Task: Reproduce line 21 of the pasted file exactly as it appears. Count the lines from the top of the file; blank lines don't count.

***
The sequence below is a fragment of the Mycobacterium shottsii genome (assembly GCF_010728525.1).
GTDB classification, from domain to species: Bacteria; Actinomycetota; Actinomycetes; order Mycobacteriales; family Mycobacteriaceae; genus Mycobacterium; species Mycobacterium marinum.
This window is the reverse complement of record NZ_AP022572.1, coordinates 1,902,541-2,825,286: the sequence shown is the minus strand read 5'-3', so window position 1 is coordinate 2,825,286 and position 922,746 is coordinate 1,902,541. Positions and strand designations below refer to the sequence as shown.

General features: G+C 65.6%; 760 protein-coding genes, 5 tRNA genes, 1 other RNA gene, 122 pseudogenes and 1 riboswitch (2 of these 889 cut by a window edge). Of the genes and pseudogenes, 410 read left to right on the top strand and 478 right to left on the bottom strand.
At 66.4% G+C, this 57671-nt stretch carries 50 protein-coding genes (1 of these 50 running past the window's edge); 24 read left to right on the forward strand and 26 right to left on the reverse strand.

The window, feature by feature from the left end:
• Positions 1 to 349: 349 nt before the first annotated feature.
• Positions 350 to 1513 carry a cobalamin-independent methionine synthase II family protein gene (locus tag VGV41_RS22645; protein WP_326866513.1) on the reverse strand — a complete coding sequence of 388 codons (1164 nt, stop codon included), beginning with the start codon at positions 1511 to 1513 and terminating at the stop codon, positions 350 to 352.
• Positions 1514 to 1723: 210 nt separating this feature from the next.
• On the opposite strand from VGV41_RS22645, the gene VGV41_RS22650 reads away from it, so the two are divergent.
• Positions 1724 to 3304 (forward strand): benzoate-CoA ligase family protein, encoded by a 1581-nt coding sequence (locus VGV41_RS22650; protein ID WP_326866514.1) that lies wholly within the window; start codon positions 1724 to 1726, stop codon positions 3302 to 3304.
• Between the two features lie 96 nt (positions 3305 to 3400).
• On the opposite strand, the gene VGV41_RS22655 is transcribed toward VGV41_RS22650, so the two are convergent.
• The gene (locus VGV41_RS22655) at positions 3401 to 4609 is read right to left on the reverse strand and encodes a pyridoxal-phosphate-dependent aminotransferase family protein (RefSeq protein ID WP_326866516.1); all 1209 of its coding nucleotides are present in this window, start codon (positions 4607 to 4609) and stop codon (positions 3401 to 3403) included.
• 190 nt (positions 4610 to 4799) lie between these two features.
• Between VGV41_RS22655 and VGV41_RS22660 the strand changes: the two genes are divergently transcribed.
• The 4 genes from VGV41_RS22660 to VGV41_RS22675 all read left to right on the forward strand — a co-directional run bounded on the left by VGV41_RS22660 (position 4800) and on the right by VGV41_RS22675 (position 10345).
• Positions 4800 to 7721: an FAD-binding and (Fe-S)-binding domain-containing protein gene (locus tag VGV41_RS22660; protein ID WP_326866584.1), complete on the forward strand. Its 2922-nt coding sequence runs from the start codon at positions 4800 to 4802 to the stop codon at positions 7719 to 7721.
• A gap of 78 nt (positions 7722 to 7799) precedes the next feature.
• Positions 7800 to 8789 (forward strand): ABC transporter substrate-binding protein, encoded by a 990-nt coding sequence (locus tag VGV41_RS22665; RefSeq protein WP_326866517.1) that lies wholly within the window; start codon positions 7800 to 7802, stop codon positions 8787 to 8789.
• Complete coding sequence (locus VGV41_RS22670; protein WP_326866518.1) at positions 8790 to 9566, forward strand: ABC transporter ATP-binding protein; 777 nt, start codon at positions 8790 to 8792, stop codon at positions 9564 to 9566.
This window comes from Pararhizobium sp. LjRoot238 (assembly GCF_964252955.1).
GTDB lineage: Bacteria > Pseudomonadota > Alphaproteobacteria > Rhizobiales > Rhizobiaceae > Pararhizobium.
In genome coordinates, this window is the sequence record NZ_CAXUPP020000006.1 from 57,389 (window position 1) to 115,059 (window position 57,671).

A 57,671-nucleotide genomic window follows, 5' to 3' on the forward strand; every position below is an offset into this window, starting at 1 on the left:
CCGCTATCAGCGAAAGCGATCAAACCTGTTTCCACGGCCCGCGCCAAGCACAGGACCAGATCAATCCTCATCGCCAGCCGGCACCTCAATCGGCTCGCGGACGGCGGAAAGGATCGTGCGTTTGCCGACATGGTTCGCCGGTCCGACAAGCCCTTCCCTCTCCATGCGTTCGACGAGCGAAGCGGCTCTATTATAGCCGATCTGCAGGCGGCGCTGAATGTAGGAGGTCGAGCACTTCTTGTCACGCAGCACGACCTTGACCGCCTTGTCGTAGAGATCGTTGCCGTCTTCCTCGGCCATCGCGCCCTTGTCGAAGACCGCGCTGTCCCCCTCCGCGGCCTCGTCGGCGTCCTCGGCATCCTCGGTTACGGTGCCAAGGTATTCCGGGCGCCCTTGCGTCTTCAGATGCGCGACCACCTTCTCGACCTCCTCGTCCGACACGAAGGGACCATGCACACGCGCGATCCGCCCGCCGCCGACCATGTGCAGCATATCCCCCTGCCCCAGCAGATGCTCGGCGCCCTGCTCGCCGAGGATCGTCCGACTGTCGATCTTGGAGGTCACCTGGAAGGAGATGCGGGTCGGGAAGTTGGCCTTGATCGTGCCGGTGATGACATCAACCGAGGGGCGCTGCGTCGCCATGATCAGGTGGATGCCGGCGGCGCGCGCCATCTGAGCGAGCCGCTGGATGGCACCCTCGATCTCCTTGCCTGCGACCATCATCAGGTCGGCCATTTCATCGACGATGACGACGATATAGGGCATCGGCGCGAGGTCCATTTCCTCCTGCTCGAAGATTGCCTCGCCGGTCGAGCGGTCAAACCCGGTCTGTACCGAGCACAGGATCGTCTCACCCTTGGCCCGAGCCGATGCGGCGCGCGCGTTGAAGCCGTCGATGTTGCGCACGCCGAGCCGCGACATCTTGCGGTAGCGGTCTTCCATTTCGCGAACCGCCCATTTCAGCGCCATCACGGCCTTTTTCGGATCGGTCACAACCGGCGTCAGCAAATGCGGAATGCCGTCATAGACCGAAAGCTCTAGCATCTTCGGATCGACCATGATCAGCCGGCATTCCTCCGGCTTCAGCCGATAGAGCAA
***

• Complete coding sequence (locus VGV41_RS22670; protein WP_326866518.1) at positions 8790 to 9566, forward strand: ABC transporter ATP-binding protein; 777 nt, start codon at positions 8790 to 8792, stop codon at positions 9564 to 9566.